JACKSON, Miss. -- The future of Mississippi's only clinic where women can get an abortion remains unclear after a federal judge's ruling in a closely watched court case.

U.S. District Judge Daniel P. Jordan III ruled Friday that a strict abortion law passed by the Republican-controlled legislature can take effect, but he gave the clinic more time to comply with the law's requirements and said it won't face any criminal or civil penalties as it tries to do so.

The law requires anyone who performs abortions at the clinic to be an OB-GYN with privileges to admit patients to a local hospital. The clinic's two out-of-state OB-GYNS don't have those privileges and have had difficulty getting them from local hospitals.

"We do not yet know whether the clinic will obtain admitting and staff privileges," the judge wrote. "As both parties stated during the hearing, the resolution of that issue will impact the ultimate issues in this case."

Both sides claimed partial victory Friday evening.

"The federal judge has provided crucial temporary protection for the clinic and its physicians," said Nancy Northup, the president and CEO of the New York-based Center for Reproductive Rights, which has been helping the clinic in the lawsuit. "We will remain vigilant in our fight to ensure the clinic isn't subject to penalties that would force its doors to close and deprive Mississippi women of their constitutionally-protected rights."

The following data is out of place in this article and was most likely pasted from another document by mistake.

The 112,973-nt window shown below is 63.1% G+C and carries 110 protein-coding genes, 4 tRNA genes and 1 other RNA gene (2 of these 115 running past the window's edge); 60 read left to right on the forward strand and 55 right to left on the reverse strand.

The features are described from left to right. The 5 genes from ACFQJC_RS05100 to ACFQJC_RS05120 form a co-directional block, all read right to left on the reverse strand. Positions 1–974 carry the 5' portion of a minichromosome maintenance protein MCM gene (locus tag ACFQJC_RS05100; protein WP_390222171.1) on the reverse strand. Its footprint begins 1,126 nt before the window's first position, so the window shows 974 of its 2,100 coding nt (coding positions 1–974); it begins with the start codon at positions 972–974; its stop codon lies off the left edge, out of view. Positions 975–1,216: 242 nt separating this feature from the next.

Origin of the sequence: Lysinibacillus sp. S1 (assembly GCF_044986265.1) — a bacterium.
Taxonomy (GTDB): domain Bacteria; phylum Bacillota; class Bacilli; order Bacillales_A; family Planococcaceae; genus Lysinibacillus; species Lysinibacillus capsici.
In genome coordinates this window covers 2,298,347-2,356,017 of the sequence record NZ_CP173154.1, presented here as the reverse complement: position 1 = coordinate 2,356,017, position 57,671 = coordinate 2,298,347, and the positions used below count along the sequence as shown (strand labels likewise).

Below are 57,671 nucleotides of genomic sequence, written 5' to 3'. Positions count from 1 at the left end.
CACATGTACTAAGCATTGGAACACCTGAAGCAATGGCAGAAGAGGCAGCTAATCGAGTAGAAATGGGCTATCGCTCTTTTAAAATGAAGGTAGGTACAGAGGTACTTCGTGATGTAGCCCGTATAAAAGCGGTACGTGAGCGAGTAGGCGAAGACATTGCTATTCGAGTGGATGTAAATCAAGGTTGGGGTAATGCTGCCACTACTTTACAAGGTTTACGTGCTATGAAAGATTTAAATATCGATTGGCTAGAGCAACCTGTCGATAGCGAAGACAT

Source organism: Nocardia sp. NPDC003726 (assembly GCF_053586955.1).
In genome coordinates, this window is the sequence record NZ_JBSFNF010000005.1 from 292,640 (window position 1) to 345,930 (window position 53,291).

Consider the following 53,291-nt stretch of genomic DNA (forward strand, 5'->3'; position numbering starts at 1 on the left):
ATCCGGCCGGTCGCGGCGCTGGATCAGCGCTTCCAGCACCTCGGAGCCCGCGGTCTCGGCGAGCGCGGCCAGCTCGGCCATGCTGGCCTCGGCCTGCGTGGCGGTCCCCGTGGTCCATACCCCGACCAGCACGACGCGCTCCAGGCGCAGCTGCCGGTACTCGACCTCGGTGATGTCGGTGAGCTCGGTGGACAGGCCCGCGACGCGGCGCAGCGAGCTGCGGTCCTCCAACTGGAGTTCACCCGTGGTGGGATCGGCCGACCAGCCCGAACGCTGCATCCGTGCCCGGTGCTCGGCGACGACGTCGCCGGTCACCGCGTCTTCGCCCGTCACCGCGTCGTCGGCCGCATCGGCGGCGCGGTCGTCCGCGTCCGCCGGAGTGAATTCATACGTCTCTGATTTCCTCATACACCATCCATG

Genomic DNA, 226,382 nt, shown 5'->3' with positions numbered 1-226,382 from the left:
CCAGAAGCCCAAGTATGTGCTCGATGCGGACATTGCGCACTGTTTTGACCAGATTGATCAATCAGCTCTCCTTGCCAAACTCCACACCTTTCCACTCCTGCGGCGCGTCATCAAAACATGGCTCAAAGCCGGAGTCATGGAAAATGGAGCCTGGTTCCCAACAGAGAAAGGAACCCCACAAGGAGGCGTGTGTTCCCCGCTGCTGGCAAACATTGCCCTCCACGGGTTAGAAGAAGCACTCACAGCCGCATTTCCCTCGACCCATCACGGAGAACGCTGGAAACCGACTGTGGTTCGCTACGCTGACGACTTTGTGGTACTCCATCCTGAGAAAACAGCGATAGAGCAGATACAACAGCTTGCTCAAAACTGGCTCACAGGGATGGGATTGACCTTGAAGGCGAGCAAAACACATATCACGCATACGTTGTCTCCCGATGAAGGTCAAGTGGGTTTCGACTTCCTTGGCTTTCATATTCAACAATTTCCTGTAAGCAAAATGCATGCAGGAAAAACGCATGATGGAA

Gov. Phil Bryant said Friday he was "gratified" that the judge will allow the law to start taking effect.

"Mississippi will continue to defend this important measure as the legal process moves forward," the Republican governor said in a news release.

The clinic, Jackson Women's Health Organization, has said it could be forced out of business with the admitting privileges requirement, making it nearly impossible to get an abortion in Mississippi.

The U.S. Supreme Court has ruled states can't place undue burdens on, or create substantial obstacles to, women seeking abortions.

The clinic said its OB-GYNs have applied for admitting privileges at most Jackson-area hospitals but haven't received responses. When clinic employees called a Catholic hospital to ask about applying for privileges, clinic owner Diane Derzis recently said, "We were told not to bother."

The clinic sued the state June 27 seeking to block the law. Jordan temporarily blocked the measure July 1, the day it was supposed to take effect. He heard arguments Wednesday about the clinic's request for a longer injunction, and granted the request in part on Friday.

Jordan wrote that the dispute over the law is a "fluid situation."

"The act will be allowed to take effect, but plaintiffs will not be subject to the risk of criminal or civil penalties at this time or in the future for operating without the relevant privileges," wrote the judge, an appointee of former President George W. Bush.